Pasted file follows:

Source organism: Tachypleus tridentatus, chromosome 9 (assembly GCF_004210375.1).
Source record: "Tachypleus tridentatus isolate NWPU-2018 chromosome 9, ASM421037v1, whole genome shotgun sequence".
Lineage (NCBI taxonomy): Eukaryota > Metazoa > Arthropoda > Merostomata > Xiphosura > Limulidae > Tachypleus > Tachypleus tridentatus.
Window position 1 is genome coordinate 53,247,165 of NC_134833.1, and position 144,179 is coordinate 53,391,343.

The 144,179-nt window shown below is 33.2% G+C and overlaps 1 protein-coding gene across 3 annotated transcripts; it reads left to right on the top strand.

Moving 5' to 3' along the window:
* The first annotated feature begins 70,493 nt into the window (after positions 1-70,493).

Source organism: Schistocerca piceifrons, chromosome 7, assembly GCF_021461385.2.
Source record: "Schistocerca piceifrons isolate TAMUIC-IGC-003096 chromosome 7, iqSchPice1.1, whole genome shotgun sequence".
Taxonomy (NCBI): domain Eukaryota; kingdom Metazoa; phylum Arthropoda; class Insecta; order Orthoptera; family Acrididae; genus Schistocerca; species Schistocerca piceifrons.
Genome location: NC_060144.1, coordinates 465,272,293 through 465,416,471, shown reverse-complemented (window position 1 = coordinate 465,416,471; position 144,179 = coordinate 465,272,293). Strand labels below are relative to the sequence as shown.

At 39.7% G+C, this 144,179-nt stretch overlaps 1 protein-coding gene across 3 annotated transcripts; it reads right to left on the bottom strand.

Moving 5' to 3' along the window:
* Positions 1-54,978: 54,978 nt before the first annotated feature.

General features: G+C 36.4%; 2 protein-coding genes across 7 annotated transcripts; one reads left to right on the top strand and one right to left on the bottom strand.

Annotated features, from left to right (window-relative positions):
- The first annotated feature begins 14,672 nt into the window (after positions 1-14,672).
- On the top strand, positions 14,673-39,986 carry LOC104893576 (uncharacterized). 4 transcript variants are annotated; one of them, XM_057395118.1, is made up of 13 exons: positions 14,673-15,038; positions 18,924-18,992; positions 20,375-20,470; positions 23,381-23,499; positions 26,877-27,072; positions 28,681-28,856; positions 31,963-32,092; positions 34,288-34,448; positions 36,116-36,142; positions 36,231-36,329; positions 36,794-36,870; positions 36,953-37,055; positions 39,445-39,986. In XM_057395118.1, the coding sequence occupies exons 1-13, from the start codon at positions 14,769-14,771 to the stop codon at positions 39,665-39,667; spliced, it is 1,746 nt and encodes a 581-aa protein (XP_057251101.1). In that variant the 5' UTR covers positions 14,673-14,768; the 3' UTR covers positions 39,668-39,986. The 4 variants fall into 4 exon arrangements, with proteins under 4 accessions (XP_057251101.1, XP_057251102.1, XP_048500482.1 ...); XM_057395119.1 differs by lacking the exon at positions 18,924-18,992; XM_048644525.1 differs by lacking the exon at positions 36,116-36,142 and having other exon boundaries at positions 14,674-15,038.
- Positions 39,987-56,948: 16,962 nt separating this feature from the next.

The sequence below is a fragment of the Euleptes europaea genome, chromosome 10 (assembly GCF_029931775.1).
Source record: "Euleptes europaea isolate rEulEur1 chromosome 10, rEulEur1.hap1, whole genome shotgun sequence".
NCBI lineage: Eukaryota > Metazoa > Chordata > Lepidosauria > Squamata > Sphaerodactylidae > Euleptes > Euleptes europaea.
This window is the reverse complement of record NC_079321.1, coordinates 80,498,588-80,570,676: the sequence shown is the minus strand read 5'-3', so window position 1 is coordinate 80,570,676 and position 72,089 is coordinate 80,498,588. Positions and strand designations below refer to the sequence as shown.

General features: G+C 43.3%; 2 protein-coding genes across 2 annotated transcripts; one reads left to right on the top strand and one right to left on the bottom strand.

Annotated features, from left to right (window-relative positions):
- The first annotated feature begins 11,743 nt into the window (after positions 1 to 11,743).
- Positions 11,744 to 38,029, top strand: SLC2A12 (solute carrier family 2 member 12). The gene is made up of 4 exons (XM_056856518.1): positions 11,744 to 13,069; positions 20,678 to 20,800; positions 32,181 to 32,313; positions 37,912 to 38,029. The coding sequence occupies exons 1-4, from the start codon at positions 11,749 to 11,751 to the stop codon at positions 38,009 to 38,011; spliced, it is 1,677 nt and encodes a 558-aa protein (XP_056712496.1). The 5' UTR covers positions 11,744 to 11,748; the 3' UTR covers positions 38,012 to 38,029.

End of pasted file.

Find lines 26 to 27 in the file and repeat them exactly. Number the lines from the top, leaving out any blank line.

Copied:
- The first annotated feature begins 11,743 nt into the window (after positions 1 to 11,743).
- Positions 11,744 to 38,029, top strand: SLC2A12 (solute carrier family 2 member 12). The gene is made up of 4 exons (XM_056856518.1): positions 11,744 to 13,069; positions 20,678 to 20,800; positions 32,181 to 32,313; positions 37,912 to 38,029. The coding sequence occupies exons 1-4, from the start codon at positions 11,749 to 11,751 to the stop codon at positions 38,009 to 38,011; spliced, it is 1,677 nt and encodes a 558-aa protein (XP_056712496.1). The 5' UTR covers positions 11,744 to 11,748; the 3' UTR covers positions 38,012 to 38,029.